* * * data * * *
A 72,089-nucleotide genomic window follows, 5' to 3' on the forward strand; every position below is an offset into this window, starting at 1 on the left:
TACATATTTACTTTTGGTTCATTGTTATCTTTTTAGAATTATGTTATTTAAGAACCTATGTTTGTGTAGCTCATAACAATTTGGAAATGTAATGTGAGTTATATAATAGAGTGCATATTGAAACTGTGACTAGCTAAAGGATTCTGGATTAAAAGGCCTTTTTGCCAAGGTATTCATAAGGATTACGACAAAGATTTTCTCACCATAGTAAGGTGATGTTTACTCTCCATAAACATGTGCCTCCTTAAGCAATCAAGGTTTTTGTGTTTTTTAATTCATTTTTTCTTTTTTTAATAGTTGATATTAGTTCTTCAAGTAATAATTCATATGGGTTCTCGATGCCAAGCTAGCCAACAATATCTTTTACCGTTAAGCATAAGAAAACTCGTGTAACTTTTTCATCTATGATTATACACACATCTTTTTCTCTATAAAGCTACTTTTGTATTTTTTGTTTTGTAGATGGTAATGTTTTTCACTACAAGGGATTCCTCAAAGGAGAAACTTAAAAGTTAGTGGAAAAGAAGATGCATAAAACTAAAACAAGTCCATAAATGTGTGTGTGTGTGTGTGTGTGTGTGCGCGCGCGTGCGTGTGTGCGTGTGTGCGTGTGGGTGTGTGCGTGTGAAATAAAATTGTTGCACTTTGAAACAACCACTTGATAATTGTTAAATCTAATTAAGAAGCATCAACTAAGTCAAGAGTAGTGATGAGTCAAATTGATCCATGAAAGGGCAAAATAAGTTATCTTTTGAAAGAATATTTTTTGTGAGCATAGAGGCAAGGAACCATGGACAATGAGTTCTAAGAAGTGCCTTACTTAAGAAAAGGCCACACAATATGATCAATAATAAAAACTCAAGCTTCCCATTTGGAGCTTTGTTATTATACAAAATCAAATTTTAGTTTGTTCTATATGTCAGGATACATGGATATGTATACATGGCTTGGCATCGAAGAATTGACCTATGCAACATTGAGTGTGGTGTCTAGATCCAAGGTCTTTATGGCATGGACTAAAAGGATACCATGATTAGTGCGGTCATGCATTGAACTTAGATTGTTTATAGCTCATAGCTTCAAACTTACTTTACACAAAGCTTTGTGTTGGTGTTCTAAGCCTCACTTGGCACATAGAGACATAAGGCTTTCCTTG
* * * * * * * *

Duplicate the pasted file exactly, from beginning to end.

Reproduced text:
A 72,089-nucleotide genomic window follows, 5' to 3' on the forward strand; every position below is an offset into this window, starting at 1 on the left:
TACATATTTACTTTTGGTTCATTGTTATCTTTTTAGAATTATGTTATTTAAGAACCTATGTTTGTGTAGCTCATAACAATTTGGAAATGTAATGTGAGTTATATAATAGAGTGCATATTGAAACTGTGACTAGCTAAAGGATTCTGGATTAAAAGGCCTTTTTGCCAAGGTATTCATAAGGATTACGACAAAGATTTTCTCACCATAGTAAGGTGATGTTTACTCTCCATAAACATGTGCCTCCTTAAGCAATCAAGGTTTTTGTGTTTTTTAATTCATTTTTTCTTTTTTTAATAGTTGATATTAGTTCTTCAAGTAATAATTCATATGGGTTCTCGATGCCAAGCTAGCCAACAATATCTTTTACCGTTAAGCATAAGAAAACTCGTGTAACTTTTTCATCTATGATTATACACACATCTTTTTCTCTATAAAGCTACTTTTGTATTTTTTGTTTTGTAGATGGTAATGTTTTTCACTACAAGGGATTCCTCAAAGGAGAAACTTAAAAGTTAGTGGAAAAGAAGATGCATAAAACTAAAACAAGTCCATAAATGTGTGTGTGTGTGTGTGTGTGTGTGCGCGCGCGTGCGTGTGTGCGTGTGTGCGTGTGGGTGTGTGCGTGTGAAATAAAATTGTTGCACTTTGAAACAACCACTTGATAATTGTTAAATCTAATTAAGAAGCATCAACTAAGTCAAGAGTAGTGATGAGTCAAATTGATCCATGAAAGGGCAAAATAAGTTATCTTTTGAAAGAATATTTTTTGTGAGCATAGAGGCAAGGAACCATGGACAATGAGTTCTAAGAAGTGCCTTACTTAAGAAAAGGCCACACAATATGATCAATAATAAAAACTCAAGCTTCCCATTTGGAGCTTTGTTATTATACAAAATCAAATTTTAGTTTGTTCTATATGTCAGGATACATGGATATGTATACATGGCTTGGCATCGAAGAATTGACCTATGCAACATTGAGTGTGGTGTCTAGATCCAAGGTCTTTATGGCATGGACTAAAAGGATACCATGATTAGTGCGGTCATGCATTGAACTTAGATTGTTTATAGCTCATAGCTTCAAACTTACTTTACACAAAGCTTTGTGTTGGTGTTCTAAGCCTCACTTGGCACATAGAGACATAAGGCTTTCCTTG